Our dynamic planet has an apparent paradox: the more ice melts from landlocked glaciers, the lower the sea level gets in nearby areas. How does this happen? Through the physics of isostatic rebound, when the surface of the planet acts as an elastic sheet dimpling and rebounding under changing loads.
Forest fires are a danger in many places in the world. But, even when comparing similar forests, North America's fires are still stronger, hotter, smokier, and faster than fires elsewhere. Why? The answer is hidden deep in the forests themselves.
Here's something you don't see every day: An ultra-HD time-lapse of Earth, as seen in infrared.
The Earth's climate has always changed. All species eventually become extinct. But a new study has brought into sharp relief the fact that humans have, in the context of geological timescales, produced near instantaneous planetary-scale disruption. We are sowing the seeds of havoc on the Earth, it suggests, and the…
Japanese chef Takayo "Tama-cha" Kiyota uses carefully arranged food to create cross-sectional sushi-roll art. Her subjects include everything from popular iconography to Japanese demons, but I'm particularly impressed by the rolls with some scientific flair. This single roll depicts different stages of embryological…
You've probably heard of absolute zero, but what do you call the opposite end of the temperature spectrum?
Mars is covered in craters. Most of them are very old. The one you see here is, at most, two years and four months young – certified fresh, in cosmic terms.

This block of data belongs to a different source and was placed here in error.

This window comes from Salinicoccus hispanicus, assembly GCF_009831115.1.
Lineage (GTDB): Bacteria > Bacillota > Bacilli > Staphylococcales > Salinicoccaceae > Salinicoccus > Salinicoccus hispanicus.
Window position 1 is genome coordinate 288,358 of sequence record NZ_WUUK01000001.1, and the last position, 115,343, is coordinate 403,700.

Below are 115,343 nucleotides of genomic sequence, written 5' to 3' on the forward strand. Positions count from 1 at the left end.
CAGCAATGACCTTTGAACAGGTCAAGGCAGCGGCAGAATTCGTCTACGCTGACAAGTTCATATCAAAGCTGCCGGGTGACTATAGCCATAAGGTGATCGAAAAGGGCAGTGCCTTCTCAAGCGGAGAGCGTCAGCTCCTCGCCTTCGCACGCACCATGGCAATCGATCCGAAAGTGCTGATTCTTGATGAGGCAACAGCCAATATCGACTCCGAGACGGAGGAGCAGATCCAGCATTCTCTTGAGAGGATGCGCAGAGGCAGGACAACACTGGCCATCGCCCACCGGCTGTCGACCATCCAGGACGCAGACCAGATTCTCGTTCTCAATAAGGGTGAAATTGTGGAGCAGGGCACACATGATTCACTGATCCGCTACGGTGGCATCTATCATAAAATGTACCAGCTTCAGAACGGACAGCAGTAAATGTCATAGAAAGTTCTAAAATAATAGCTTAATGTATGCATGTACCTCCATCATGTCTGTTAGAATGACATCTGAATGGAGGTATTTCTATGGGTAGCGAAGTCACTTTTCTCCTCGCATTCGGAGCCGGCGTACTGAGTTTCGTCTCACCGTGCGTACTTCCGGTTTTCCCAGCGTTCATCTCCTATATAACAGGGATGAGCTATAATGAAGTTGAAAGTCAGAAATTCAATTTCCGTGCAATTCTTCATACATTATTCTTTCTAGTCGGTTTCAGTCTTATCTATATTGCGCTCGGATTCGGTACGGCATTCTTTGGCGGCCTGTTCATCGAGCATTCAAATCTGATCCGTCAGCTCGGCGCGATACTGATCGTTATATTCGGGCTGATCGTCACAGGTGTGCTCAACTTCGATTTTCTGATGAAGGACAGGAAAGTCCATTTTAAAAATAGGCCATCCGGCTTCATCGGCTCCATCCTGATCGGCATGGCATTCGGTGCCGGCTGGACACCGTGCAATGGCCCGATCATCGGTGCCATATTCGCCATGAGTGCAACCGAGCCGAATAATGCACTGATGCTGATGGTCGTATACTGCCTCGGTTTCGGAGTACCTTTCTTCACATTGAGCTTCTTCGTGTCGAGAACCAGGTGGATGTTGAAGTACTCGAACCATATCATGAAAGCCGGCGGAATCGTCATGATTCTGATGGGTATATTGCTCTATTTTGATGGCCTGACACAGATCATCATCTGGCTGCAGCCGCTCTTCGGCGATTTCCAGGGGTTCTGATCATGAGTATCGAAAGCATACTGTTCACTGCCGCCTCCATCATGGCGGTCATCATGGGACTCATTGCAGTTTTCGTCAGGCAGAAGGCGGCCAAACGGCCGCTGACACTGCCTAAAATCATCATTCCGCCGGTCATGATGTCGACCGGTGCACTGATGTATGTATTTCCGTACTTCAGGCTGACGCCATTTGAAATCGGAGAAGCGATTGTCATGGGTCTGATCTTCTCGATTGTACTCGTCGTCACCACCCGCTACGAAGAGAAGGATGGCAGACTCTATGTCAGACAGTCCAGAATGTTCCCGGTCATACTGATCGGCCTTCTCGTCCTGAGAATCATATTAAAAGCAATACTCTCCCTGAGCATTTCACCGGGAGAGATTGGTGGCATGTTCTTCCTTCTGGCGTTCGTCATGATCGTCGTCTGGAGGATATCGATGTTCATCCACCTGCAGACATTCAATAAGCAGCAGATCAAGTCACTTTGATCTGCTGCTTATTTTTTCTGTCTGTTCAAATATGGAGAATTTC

Via Natural Resources Canada comes a gorgeously detailed geological map of the Arctic, served up hot and fresh for all your wallpaper needs.
We all rely on our senses to make sense of the world around us – but our senses can only take us so far. To better understand the Earth and its processes, geoscientists rely on a host of strange tools and bizarre research methods to expand the powers of their usual senses.
Ever wondered how marble is quarried? The process, documented in this stunning short by Italian artist and filmmaker Yuri Ancarani, is utterly transfixing.
You can't blame hydraulic fracturing for every natural disaster, but newly published research has linked 400 small earthquakes in Ohio last year to the geology-busting technique.
I can't get enough of this richly colored soil map of Kenya. So I made some wallpapers.
This morning's eruption at Mount Ontake in Japan is the latest in a recent spate of volcanic blasts to have threatened lives and forced evacuations. The timing and global distribution of these recent eruptions raise an intriguing question: Is there such a thing as a season for volcanic eruptions?
Looking at the Earth from orbit is fascinating, especially at night. That's when you can measure the ways that human civilization covers the planet, and discover how national boundaries affect the electrical grid.
A new study from the University of Victoria is suggesting that our atmosphere is far more susceptible to a runaway greenhouse effect than previously assumed.
You know an explosion is powerful when an explosion requires a team of researchers who normally look for illicit nuclear bomb tests shift to study it. And yes, the group's results show that the Russian meteor created a big boom indeed.
Geologists and paleontologists have been kicking around an idea for the past several decades which threatens to overturn the scientific canon surrounding the demise of the dinosaurs. Rather than an asteroid impact, say a growing number of researchers, it was extreme volcanic activity that drove the dinosaurs to…
Iapetus, already one of the strangest moons in our solar system, just got a little weirder. Images from the Cassini space mission reveal that the mysterious moon is home to massive ice avalanches second in size only to landslides seen on Mars. Studying them, say researchers, could help us better understand geological…